Oh hai, Internet. This post is not an invitation to rage forth in the epic battle about circumcision. I am merely posing a question to you: is it kinda inappropriate for a nurse to write about your kid’s procedures on Facebook? A pediatric nurse in Spokane, Washington, wrote this on her Facebook page, which was apparently set to “public,” and somebody screengrabbed this joke about performing her first circumcision on a baby boy. (The reason it came to my attention is because she is now being lambasted by anti-circumcision activists.)
I’m not an expert on medical privacy issues, but if I found out that I had a therapist, doctor, dentist or nurse who was writing about my private medical procedures on social media, I might question their professional discretion. She’s not a private citizen writing about another private citizen, as if she had written, for example, “Some jerk cut me in line at Dunkin’ Donuts.” We all do that. She’s a medical professional writing about a patient. Wouldn’t that kinda be like me talking shit on Twitter about a publicist or editor? There’s a level of professional decorum required, and especially, I should think, it is required in health care.
What do y’all think? Would you be bothered if a medical professional wrote on social media about your bidness, even obliquely?
n case you missed the story last October, 30-year-old Keemonta Peterson was arrested after performing a DIY circumcision on her three-month-old son. Inspired by a passage in the Bible, she decided to perform one herself after watching some YouTube video tutorials. (These exist?) The boy was badly injured, but doctors were able to save his life and correct the damage his mother had done. So, what is the sentence for a botched home circumcision? Peterson served 28 days in jail, lost custody of all her children, was sentenced to five years probation, and a psyche evaluation. Keep reading »
Snip away, San Francisco! A judge ruled yesterday that the city cannot vote on whether to ban circumcision on the ballot next election. The ban, which was spearheaded by activist Lloyd Schofield, would have made “genital mutilation” of minors punishable by a $1,000 fine or a year in prison. The Jewish community was meshuggenah about the ban, as circumcising infants is part of their religious practice. But religious or moral reasons are not why Superior Court Judge Loretta Giorgi nixed the ballot initiative: she agreed there are compelling medical reasons for circumcision and laws regulating doctors and healing professions must be made on the state level. Schofield is expected to appeal. Keep reading »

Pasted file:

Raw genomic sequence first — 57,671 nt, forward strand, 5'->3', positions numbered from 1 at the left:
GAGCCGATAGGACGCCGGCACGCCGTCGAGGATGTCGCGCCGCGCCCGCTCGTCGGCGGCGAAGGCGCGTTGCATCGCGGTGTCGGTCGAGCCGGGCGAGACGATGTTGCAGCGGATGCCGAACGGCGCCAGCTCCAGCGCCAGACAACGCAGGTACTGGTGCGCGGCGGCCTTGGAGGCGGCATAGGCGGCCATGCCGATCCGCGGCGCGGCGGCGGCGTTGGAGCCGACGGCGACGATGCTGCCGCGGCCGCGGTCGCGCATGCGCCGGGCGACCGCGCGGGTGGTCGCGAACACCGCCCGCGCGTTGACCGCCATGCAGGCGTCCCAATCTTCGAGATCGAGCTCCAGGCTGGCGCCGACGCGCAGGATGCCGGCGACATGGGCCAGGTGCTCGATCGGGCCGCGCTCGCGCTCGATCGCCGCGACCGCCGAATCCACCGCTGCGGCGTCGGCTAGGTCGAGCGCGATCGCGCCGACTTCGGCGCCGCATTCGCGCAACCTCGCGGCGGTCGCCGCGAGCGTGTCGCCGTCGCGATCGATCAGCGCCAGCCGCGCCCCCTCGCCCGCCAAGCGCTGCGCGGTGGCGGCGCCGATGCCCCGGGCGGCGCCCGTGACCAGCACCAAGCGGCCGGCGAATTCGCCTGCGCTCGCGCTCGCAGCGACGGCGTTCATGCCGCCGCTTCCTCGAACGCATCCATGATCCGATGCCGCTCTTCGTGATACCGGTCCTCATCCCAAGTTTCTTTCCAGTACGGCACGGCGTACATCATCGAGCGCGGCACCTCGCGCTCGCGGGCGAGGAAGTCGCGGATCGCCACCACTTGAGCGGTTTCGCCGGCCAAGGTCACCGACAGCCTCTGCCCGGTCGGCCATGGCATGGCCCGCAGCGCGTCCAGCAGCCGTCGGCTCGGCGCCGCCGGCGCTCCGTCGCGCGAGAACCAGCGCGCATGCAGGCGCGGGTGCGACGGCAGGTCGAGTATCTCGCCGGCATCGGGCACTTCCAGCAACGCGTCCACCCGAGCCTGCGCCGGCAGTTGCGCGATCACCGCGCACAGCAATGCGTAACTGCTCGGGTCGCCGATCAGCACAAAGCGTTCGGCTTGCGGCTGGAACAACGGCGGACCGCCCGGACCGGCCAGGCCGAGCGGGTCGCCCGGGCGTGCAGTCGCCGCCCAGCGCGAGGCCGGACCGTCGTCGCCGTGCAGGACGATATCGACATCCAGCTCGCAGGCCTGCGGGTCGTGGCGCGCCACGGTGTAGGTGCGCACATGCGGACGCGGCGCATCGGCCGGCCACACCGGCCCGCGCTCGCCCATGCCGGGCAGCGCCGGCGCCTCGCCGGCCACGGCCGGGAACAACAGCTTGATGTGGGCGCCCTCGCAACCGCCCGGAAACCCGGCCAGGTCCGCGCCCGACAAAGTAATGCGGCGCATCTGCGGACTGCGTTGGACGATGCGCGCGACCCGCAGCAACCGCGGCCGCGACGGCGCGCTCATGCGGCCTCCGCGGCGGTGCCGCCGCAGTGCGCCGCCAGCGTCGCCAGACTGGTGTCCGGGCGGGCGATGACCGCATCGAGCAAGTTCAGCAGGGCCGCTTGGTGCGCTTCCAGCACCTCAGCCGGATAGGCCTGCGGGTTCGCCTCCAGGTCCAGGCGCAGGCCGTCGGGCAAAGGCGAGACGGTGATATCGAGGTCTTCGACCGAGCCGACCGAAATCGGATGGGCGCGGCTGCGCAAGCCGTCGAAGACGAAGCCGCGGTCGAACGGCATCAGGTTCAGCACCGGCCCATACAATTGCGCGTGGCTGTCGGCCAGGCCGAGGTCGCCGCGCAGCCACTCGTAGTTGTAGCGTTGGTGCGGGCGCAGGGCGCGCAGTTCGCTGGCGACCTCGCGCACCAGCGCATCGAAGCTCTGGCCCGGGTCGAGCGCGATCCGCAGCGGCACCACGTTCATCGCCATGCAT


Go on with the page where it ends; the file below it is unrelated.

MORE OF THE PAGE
“Circumcision is barbaric and stupid. Who are you to correct nature? Is it real that GOD requires a donation of foreskin? Babies are perfect … I love my Jewish friends, I love the apples and the honey and the funny little hats but stop cutting yr babies … I will always stand for the perfection of babies, i will always believe in God, not man’s interpretation of what God requires … last of it, if u feel it is yr right 2 cut things off yr babies please unfollow and f**k off, I’ll take attentive parenting over barbarism.”
—Russell Crowe gets Twitter-happy on the issue of circumcision. Tell us how you really feel about it, Russell. Your Jewish friends with the funny hats are dying to know more about your hardcore circumcision beliefs. This morning Russell released a half-assed apology for his foreskin outburst saying, “[I] wasn’t intending offense, certainly wasn’t intending to provide fodder for lazy journalists. I can’t apologize for my heartfelt belief … I have a deep and abiding love for all people of all nationalities, I’m very sorry that I have said things on here that have caused distress … I realize that some will interpret this debate as me mocking the rituals and traditions of others. I am very sorry.” This lazy journalist accepts your apology based on your deep and abiding love for me. [Huffington Post] Keep reading »